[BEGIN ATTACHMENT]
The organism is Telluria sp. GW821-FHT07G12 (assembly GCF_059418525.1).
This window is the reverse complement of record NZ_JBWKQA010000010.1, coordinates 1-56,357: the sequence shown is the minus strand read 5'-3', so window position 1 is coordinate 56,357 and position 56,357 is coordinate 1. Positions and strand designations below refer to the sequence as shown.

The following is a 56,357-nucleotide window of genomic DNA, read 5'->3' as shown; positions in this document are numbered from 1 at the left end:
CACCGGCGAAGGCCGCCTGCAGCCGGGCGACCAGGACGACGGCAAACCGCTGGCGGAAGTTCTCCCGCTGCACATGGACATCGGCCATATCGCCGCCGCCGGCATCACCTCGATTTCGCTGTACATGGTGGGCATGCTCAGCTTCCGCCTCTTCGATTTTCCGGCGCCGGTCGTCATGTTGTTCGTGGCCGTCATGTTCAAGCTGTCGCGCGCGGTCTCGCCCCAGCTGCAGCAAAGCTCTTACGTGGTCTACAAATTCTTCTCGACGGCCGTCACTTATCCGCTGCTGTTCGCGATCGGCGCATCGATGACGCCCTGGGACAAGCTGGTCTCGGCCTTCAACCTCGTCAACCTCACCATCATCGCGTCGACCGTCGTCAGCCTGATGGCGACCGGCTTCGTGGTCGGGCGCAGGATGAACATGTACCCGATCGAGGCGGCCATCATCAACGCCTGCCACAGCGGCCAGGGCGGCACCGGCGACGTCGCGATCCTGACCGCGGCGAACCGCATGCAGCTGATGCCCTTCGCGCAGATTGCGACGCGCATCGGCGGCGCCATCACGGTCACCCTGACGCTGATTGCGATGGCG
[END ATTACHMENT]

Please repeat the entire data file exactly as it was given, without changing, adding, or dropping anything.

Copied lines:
The organism is Telluria sp. GW821-FHT07G12 (assembly GCF_059418525.1).
This window is the reverse complement of record NZ_JBWKQA010000010.1, coordinates 1-56,357: the sequence shown is the minus strand read 5'-3', so window position 1 is coordinate 56,357 and position 56,357 is coordinate 1. Positions and strand designations below refer to the sequence as shown.

The following is a 56,357-nucleotide window of genomic DNA, read 5'->3' as shown; positions in this document are numbered from 1 at the left end:
CACCGGCGAAGGCCGCCTGCAGCCGGGCGACCAGGACGACGGCAAACCGCTGGCGGAAGTTCTCCCGCTGCACATGGACATCGGCCATATCGCCGCCGCCGGCATCACCTCGATTTCGCTGTACATGGTGGGCATGCTCAGCTTCCGCCTCTTCGATTTTCCGGCGCCGGTCGTCATGTTGTTCGTGGCCGTCATGTTCAAGCTGTCGCGCGCGGTCTCGCCCCAGCTGCAGCAAAGCTCTTACGTGGTCTACAAATTCTTCTCGACGGCCGTCACTTATCCGCTGCTGTTCGCGATCGGCGCATCGATGACGCCCTGGGACAAGCTGGTCTCGGCCTTCAACCTCGTCAACCTCACCATCATCGCGTCGACCGTCGTCAGCCTGATGGCGACCGGCTTCGTGGTCGGGCGCAGGATGAACATGTACCCGATCGAGGCGGCCATCATCAACGCCTGCCACAGCGGCCAGGGCGGCACCGGCGACGTCGCGATCCTGACCGCGGCGAACCGCATGCAGCTGATGCCCTTCGCGCAGATTGCGACGCGCATCGGCGGCGCCATCACGGTCACCCTGACGCTGATTGCGATGGCG